30 January 1913: Beaconsfield at 1706 Main south of Pease was built in 1911 with all the conveniences. There were 8 stories and a full basement, with two apartments on each floor. Each apartment had 3 bedrooms, each with a private bath, 2 screened balconies, steam radiators, centralized vacuum system, ice box with 600 pounds of ice, wood burning fireplaces, and a private phone to other tenants.
Beaconsfield and Savoy [LINK] from the South (shows the front yards across the street; [Pink?], Methodist Church further down, The Carter Building at end of street, which looks to be under construction; First Church of Christ, Scientist in left foreground, built after 1908.
Across the street at the house with the whitewashed tree trunks was Robert Abbe, chief clerk at Cravens & Cage, business associate of Rufus Cage who lived in the Beaconsfield at 2b. Across from him was the 1st Church of Christ, Scientist [LINK]. The house between The Beaconsfield and the church here rendered in tan was the pharmacy of Andrew Macfarland, who also served as the clerk in charge of Substation 2 of the Houston Post Office and on the second floor the residence of Alois Stadler. The Savoy Apartments were just beyond Pease Street [LINK] and the Methodist Church spire in the distance. The distant high rise is the Carter Building [LINK].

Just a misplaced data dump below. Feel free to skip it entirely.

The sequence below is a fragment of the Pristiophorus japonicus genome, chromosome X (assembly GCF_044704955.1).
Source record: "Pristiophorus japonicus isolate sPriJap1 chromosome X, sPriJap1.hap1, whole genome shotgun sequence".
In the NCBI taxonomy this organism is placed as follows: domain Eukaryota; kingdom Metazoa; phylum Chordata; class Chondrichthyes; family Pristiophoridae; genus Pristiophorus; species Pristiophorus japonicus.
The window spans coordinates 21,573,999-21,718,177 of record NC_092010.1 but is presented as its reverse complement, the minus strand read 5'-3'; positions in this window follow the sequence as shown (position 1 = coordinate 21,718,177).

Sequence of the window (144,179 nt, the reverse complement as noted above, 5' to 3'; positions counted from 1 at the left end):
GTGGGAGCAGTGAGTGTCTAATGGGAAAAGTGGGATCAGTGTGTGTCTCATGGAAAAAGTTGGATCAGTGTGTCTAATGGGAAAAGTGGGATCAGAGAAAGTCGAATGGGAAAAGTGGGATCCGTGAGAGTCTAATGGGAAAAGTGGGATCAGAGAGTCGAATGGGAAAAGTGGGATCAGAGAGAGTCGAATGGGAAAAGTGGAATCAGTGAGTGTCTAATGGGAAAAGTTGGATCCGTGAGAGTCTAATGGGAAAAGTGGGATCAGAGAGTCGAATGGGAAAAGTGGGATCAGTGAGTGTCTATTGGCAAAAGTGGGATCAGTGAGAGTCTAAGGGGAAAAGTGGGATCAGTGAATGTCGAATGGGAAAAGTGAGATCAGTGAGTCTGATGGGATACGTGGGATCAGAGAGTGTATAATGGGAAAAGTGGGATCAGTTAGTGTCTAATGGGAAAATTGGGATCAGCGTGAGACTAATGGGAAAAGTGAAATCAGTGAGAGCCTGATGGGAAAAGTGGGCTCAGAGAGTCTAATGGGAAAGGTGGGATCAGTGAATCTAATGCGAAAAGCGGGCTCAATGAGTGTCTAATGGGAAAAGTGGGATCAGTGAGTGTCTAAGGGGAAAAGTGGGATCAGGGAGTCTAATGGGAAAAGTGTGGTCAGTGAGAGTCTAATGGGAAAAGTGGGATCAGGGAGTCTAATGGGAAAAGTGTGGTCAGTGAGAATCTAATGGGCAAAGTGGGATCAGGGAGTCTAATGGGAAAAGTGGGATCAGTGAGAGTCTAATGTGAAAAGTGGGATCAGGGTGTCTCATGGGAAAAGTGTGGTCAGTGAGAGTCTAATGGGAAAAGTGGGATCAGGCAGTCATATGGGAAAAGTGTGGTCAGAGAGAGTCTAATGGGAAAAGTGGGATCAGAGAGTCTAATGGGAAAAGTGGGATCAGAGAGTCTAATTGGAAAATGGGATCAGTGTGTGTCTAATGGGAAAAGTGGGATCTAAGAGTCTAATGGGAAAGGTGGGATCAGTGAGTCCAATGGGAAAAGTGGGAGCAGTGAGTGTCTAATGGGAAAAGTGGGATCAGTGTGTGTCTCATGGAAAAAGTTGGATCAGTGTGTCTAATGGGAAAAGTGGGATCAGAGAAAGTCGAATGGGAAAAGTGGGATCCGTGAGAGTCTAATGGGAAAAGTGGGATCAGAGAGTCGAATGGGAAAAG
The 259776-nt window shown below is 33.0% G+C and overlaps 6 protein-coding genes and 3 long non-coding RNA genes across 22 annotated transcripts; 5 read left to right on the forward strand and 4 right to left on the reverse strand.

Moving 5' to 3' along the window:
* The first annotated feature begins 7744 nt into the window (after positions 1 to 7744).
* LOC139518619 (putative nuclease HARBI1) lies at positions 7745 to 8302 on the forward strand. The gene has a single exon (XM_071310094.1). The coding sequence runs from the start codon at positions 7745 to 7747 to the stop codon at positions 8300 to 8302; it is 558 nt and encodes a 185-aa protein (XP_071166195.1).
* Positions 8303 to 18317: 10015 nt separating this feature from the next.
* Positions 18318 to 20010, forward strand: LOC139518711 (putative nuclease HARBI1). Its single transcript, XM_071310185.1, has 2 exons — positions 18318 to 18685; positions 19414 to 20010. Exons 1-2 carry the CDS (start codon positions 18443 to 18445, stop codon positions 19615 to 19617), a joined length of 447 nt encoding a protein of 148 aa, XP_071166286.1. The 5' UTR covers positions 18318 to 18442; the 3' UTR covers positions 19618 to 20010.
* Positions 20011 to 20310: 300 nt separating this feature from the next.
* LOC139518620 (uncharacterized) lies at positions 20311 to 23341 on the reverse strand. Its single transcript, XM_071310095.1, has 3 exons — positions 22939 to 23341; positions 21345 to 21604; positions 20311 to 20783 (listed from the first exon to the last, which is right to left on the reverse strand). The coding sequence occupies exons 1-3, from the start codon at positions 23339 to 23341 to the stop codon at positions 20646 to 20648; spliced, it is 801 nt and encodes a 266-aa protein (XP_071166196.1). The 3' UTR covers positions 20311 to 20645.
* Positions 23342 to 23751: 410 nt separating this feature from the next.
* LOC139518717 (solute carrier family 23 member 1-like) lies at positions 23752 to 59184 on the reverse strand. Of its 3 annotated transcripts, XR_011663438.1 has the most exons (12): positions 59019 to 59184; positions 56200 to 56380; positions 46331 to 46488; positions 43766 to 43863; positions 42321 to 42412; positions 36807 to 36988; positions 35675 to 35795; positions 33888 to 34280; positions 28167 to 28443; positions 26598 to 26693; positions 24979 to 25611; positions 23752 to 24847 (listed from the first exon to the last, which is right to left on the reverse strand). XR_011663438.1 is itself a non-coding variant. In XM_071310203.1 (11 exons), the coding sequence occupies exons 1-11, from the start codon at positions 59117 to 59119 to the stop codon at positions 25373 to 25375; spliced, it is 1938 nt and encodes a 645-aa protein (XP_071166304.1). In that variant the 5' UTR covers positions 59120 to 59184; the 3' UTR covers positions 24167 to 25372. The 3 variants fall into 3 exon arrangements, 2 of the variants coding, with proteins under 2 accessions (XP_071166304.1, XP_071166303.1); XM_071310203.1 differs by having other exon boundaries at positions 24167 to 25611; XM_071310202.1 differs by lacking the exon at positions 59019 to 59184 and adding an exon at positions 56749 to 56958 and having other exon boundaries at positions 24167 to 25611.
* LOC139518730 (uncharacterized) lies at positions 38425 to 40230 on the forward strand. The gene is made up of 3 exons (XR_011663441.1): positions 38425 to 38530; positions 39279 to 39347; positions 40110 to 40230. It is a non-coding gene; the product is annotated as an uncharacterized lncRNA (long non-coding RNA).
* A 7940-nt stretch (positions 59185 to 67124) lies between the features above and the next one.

14 October 2016: The Beacons-field at left center was extensively renovated in 1978, but the building is essentially as finished in 1911. 1: To the left the 1963 Humble Building (ExxonMobil Building, 800 Bell Street) rises 44 stories up and out of the frame. 2: On the street level the Church of Christ Scientist built on the church lot in 1961 after demolition of the previous structure. The church sold in 2016 and has been converted into a nightclub, Spire, with an uncertain future. 3: The 17-story Savoy Field Hotel was built in 1966 incorporating the old Savoy Apartments [LINK], even then beginning to deteriorate. After operating for a few years, it lay in an abandoned state for decades as the old Savoy Apartments began to disintegrate onto the street and was demolished in 2012. A major renovation 2013-2015 converted the1966 building into a Holiday Inn.4: Travis Tower was built in 1955 as the 21 story headquarters of Conoco Corporation, topped with a rotating triangular company logo that would change color to reflect the weather conditions. 5: Reliant Energy Plaza (1000 Main) was built in 2003 with 36 floors as headquarters for the electrical utility company. 6: The 48 story building at 609 Main was under construction when this photo was taken in 2016, as the construction cranes reveal, but it was completed the following year. 7: The rather stark 32 story First National Bank Building was built in 1960 to contrast with the old brick structures then dominating downtown. 8. Skyhouse Main, a 24 story residential complex completed in 2016 and its companion, 9: 1625 Main, a second residential complex completed in 2014.